We got safely back in Terry Cove and anchored near Sportsman Marina for an early visit on Tuesday morning. We were out of the tidal current and we settled in for some T.V. and then a quiet night.
  I called Nancy at Sportsman again on Tuesday morning after waiting a fair amount of time for her to get her day started. Our filters were in and she was just waiting for an invoice to be faxed from Middleton Marina, so we headed over to the fuel dock. When I got to Nancy's office she was still waiting for the fax so she called Middleton. While we waited together we talked a bit until we heard the beep boop beep beep boop of the fax machine. I got a look at the invoice and saw a total price that about knocked my socks off had I been wearing any. I quickly noticed the price per filter and it was about 50% higher than what I knew the list price to be of those filters. Add the shipping and the 10% sales tax that the nice folks in Orange Beach charge everybody and the result was a gouging I had not experienced in a long time.
  I mentioned the cost per filter to Nancy and she said she questioned it too, but was told that it was "what they cost". I determined her to be not entirely at fault, but if you remember, I did ask her to find out a cost before ordering anything, but she didn't. Note my opening statement, your honor.
  I zipped my lip and thanked her for all her help and made my way back to the boat, just seething. As soon as I got aboard I called Middleton Marina and was connected to Sam, who was in charge of ordering our filters. I won't give you a play by play of the conversation, but once Sam found out that I knew the list price of the filters and was satisfied with paying that, what were we going to do about the extra 50% charge? Sam admitted to not ordering from Walker Airsep in California, but from Racor in Virginia. I allowed him an escape by suggesting that Racor gouged Middleton, so what were we going to do about it? Well, Sam said he would deal with Racor in Virginia and he lowered our price to something resembling a fair price and we closed the deal. He then emailed a new invoice and showed the credit on our VISA card. The ace in the hole is the VISA card. Always pay for something like this with a credit card so you have someone backing you up if you are overcharged.
  I tried to give everyone involved the benefit of the doubt, but never again will this happen. It keeps everyone honest if you question all the details, whether they like it or not. I called Nancy back and let her know what had transpired; letting her know that Sam over at Middleton treated us fairly in the end. She appreciated the call and I think we left Orange Beach on good terms with everyone.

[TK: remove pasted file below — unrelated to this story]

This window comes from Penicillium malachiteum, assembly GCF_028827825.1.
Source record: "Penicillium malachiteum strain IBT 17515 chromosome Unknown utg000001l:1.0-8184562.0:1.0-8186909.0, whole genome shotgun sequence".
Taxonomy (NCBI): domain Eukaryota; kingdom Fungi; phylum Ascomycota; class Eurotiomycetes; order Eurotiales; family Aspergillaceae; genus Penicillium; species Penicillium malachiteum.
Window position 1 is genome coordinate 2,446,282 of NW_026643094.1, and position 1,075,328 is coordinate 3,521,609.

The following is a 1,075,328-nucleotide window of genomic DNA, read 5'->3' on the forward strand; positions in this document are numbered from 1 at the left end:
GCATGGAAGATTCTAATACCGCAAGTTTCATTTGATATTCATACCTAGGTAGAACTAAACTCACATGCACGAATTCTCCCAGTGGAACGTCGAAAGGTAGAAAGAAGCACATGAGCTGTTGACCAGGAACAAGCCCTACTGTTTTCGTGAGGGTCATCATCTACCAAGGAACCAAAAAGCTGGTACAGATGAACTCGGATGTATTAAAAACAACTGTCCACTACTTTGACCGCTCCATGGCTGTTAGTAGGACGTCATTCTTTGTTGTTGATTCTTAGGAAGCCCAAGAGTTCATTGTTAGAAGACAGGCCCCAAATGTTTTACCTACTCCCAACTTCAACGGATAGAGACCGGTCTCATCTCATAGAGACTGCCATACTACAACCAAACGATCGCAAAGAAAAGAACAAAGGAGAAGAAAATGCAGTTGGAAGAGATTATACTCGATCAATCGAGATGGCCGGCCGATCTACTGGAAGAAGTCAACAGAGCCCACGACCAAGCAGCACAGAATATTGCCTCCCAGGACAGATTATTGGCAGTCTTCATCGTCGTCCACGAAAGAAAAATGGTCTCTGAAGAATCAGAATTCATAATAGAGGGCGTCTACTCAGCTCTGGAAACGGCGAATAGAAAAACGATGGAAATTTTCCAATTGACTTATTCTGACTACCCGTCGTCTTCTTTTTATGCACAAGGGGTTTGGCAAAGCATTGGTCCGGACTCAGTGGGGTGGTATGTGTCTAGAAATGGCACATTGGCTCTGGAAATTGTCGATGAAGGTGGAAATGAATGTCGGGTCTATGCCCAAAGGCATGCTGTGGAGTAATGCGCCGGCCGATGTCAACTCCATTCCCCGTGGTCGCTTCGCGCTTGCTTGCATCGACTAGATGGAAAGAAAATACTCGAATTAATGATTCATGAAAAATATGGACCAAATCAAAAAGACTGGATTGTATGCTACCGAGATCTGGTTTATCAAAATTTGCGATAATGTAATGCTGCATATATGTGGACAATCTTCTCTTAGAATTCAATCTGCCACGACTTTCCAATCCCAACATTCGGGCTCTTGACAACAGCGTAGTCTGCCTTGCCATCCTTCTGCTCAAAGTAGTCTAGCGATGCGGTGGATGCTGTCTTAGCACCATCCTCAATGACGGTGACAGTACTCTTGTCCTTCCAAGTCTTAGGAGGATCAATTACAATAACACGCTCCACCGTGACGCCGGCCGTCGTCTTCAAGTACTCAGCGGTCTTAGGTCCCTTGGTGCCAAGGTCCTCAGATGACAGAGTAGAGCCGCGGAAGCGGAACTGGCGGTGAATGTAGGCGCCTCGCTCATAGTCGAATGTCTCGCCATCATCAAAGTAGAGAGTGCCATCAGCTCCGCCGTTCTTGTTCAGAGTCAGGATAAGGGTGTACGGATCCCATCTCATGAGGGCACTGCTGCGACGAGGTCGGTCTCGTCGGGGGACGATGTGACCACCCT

We headed east on the GIWW into a pretty stiff easterly wind. When we first entered Santa Rosa Sound we were bucking two foot waves, but once we passed Pensacola Beach the wind had died down and the going got easier. We were looking at our Waterway Guide for an anchorage but there was nothing promising for many more miles, so we just pointed our bow to the south and pulled off the channel and tossed an anchor in near the sand dunes that comprise Santa Rosa Island.

  Look how pretty our sunset was as we grilled some chicken breasts on our Magma Grill! The wind had all but died down and we were looking forward to a quiet night.

  I had to throw this last sunset picture in. This is actually the first "big water" sunset since our trip began over four months ago.
  Our tranquility lasted until almost midnight when the wind kicked up again, and in a big way. I had enough scope out and I knew we had a good bite on the sand bottom, but Swing Set was bucking like a Hobby Horse. Yes, I said Hobby Horse, and we both wound up sleeping in the salon where it was quieter and the bow couldn't be felt rising and falling so much. Did I mention previously that I now understand the attraction of an aft cabin?
  We managed to get a significant amount of sleep if not an adequate amount, but after bouncing around during morning coffee, we yanked up the anchor and headed east again.